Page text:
Writing, in reality, is a small part of running a blog. It’s an important part, of course, but even the best writing in the world can’t catapult a blog into a lucrative career. In fact, some successful bloggers are terrible writers. But they are talented photographers, brilliant coders, or masters of social media. They might not know how to balance their books or file a DMCA takedown notice, but they’re eager to learn as they go or hire someone who does know what to do. Being a full-time blogger is truly about being a jack-of-all-trades.

Increase your blog traffic and reader engagement.

Many bloggers automatically assume they can monetize a blog from the beginning, but their audience actually comes first. In order to see any sizable income from ads or appeal to potential sponsors, your numbers game needs to be strong. A few hundred visitors a month may only earn you a few dollars at most. But grow your traffic to a few hundred thousand, and you could earn a decent payout from ads and affiliate networks.

On the other hand, advertisers and sponsors sometimes look at more than just your site metrics when deciding whom to partner with. Your community can be a significant factor in these cases as sponsors look at how many comments your blog receives, how frequently your content is shared online, and how much your social media followers interact with you. An interested and engaged audience is key.

Monetize your blog and diversify your income streams.

In order to sustain your blog as a business, you’ll need to explore several streams of revenue such as sponsorships, ad networks, affiliate commissions, brand ambassadorships, and freelance writing. Digital media is ever-evolving and it’s not uncommon for successful sites to suddenly fall prey to new FTC regulations, algorithmic updates, ad-blocking software, and other inevitable changes.

If you rely solely on the Amazon Associates affiliate network, for example, one small tweak in their terms of service (like eliminating your state from participating in the program) could mean the end of your blogging career. Because this is such a wide-ranging subject, I’ll cover it in more detail in my next post!

But remember, content is more important than monetization.

Too often a blog can get carried away by money-making opportunities, and what was once a genuine source of information is now page after page of sponsored posts, slanted reviews, and product placements.

Don’t alienate the audience you’ve worked so hard to attract. Be picky about the content you present to them, and think how it will affect your blog and your reputation in the long run. Is it worth pocketing $1,000 to promote a company whose values or aesthetics clearly go against yours? What other opportunities might you miss in the future if you let it slide this one time?
Build relationships with brands.

Even if you don’t do product giveaways or sponsored posts, it’s worth networking and building relationships with brands. The benefits are many: keeping a finger on the pulse of your industry, having another brain to bounce ideas off and seek inspiration from, even finding a mentor or trusted colleague in a line of work that’s mostly solitary. (By now, you’ve hopefully realized that you enjoy working alone for long stretches of time, because that’s exactly what blogging entails.)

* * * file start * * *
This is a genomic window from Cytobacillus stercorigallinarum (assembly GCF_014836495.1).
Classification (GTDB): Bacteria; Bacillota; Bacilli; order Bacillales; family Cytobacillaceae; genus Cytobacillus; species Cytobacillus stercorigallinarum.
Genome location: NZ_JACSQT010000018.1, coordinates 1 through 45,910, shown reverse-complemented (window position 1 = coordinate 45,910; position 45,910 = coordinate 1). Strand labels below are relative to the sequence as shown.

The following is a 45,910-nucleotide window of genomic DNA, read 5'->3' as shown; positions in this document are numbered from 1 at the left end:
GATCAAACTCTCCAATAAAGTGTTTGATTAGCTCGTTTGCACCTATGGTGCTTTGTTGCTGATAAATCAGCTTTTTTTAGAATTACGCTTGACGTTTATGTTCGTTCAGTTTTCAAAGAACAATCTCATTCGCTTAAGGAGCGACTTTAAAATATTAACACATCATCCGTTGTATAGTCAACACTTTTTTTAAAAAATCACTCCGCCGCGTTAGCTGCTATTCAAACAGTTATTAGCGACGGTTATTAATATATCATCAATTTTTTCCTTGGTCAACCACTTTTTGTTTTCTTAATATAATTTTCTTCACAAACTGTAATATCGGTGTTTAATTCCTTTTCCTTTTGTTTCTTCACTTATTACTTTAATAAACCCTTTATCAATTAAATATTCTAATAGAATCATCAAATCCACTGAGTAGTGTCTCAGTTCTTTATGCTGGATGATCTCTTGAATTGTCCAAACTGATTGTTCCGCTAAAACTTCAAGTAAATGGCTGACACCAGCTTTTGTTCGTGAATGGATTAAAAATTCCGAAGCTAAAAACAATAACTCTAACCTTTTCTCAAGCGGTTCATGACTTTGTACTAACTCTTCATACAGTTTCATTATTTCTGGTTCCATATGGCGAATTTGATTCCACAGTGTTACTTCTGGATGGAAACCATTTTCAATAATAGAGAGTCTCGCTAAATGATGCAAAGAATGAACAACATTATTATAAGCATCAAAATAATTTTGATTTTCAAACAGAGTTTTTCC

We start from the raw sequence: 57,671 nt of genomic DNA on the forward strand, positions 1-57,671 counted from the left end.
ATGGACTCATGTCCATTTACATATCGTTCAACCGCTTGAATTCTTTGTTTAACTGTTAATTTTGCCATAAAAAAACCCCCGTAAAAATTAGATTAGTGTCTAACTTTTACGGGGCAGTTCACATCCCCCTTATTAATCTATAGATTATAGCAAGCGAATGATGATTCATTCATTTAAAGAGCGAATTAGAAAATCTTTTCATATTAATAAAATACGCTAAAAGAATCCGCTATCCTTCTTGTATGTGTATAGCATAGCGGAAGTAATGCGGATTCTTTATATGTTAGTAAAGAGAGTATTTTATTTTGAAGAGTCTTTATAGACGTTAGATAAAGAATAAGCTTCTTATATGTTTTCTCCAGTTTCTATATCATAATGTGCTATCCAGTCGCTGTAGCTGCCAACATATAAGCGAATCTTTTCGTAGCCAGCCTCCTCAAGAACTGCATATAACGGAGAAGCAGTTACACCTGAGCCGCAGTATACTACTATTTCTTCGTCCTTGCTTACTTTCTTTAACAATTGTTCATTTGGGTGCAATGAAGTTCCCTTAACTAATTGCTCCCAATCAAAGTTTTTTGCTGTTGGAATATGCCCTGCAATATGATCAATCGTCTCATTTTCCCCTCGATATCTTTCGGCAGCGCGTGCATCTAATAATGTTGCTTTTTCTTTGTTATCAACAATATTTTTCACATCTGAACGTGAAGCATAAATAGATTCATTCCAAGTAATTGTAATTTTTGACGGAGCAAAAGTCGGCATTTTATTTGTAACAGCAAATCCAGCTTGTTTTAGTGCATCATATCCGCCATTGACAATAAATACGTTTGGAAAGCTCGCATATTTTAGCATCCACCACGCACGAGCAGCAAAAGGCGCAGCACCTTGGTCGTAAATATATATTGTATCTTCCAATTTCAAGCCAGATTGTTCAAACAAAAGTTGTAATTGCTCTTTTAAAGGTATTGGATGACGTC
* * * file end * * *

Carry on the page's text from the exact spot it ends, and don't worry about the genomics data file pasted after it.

Nurturing these types of relationships with brands helps build your credibility and grow your following over time. And if you’re a known personality in your field, you may be able to tap into the communities of these brands, leading to future collaborations and campaigns. The common thread among many full-time bloggers is the ability to keep the bigger picture in mind. Bust your tail on the blog, zero in on what makes you tick, and the right doors will open for you.


  1. Hi! I found you because I’m a fellow blogger looking for evidence that garden blogging for profit isn’t dead. 🙂 I was surprised to see you’re in C.O. Me too (in Bend)! I love your blog. Thanks for giving me hope!

  2. The solitary nature of writing in general can sometimes be difficult, and I agree that social media relationships can’t replace real-life interaction. I’ve found that by meeting other bloggers (at workshops, conferences and the like) helps with that aspect and turns online friendships into real ones. Best of luck with your blog!

  3. Great post, and great addition to your other blog business-related posts.

    I really like the writing part of blogging, but I definitely need to work on the business and marketing parts. Since you mentioned finding a mentor among the benefits of networking and branding, have you thought at all about adding ‘coaching aspiring bloggers’ to the list of things you do in the Garden Betty realm?

    In any case, thanks for posting the advice on making a profession out of blogging, and the gadgets (in your other posts) that make it run smoothly for you. Looking forward to your next post!

    1. Hi Jake, I don’t offer mentorship or coaching to other bloggers, but I do share advice with bloggers I meet at various events. I personally prefer the type of interaction and camaraderie you can only get from networking in person. If you ever have a chance to attend a blogger conference, I highly recommend it! It can open so many doors for personal and business growth.